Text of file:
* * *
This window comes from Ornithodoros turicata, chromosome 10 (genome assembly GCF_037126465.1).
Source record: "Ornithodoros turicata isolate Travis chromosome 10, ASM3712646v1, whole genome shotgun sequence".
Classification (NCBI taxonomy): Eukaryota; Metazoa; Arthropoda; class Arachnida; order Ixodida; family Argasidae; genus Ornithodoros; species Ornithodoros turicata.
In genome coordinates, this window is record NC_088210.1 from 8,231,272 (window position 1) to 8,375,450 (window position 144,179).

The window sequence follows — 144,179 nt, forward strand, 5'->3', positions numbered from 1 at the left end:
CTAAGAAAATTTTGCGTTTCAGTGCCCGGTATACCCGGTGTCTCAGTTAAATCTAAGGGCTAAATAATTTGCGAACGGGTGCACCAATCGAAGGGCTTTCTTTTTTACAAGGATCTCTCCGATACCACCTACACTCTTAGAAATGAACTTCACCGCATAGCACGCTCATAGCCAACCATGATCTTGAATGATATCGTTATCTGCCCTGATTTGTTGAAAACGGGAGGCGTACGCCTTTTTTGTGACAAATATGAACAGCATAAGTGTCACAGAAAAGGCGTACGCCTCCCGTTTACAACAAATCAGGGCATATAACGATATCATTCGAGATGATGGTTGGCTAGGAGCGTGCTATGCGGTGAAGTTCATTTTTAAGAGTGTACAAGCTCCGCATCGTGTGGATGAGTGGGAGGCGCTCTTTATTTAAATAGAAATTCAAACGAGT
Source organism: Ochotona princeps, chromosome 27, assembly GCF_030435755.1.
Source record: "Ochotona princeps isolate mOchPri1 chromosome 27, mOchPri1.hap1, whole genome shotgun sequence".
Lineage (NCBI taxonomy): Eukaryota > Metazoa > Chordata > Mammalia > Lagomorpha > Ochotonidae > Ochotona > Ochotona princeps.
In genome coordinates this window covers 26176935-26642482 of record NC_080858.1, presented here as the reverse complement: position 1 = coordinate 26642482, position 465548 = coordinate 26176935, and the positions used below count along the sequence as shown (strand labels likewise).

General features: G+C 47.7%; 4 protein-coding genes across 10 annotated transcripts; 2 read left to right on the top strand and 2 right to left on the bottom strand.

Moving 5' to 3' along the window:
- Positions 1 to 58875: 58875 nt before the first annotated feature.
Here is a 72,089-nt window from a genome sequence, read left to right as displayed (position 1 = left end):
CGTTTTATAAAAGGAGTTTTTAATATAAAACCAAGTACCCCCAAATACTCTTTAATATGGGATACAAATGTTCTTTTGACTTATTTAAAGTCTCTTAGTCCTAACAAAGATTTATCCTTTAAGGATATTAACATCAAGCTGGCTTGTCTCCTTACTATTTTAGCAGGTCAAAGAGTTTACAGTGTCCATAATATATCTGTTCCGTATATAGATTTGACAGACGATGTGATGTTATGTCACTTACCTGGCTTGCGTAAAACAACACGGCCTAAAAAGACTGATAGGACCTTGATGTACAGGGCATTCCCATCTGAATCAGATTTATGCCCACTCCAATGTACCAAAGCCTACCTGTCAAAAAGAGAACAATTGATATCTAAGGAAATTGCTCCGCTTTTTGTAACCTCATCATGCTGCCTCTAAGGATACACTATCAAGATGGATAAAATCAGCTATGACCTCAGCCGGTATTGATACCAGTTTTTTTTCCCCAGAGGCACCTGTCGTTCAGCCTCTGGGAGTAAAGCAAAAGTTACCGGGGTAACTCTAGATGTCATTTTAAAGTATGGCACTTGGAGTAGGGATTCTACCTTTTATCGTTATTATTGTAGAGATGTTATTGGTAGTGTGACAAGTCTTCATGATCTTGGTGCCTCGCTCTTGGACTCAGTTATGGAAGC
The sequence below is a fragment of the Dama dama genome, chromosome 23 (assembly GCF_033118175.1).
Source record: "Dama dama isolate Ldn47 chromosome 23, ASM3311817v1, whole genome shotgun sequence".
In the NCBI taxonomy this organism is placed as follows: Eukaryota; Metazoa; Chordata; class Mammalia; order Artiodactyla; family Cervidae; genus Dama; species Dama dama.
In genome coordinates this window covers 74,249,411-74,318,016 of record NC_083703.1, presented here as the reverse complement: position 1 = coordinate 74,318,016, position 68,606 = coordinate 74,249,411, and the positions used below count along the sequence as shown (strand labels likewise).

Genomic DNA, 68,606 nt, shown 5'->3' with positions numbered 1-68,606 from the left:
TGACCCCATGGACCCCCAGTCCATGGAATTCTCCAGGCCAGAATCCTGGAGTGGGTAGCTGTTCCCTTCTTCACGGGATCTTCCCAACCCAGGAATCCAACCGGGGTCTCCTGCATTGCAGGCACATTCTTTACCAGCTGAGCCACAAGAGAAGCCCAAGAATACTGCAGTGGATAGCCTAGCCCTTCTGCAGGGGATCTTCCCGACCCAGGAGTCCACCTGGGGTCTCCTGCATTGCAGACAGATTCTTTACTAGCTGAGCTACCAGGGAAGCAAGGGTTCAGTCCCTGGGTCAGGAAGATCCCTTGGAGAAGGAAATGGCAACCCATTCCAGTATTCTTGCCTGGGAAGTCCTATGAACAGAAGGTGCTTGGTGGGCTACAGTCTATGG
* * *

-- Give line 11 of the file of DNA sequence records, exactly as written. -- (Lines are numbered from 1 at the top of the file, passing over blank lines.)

General features: G+C 47.7%; 4 protein-coding genes across 10 annotated transcripts; 2 read left to right on the top strand and 2 right to left on the bottom strand.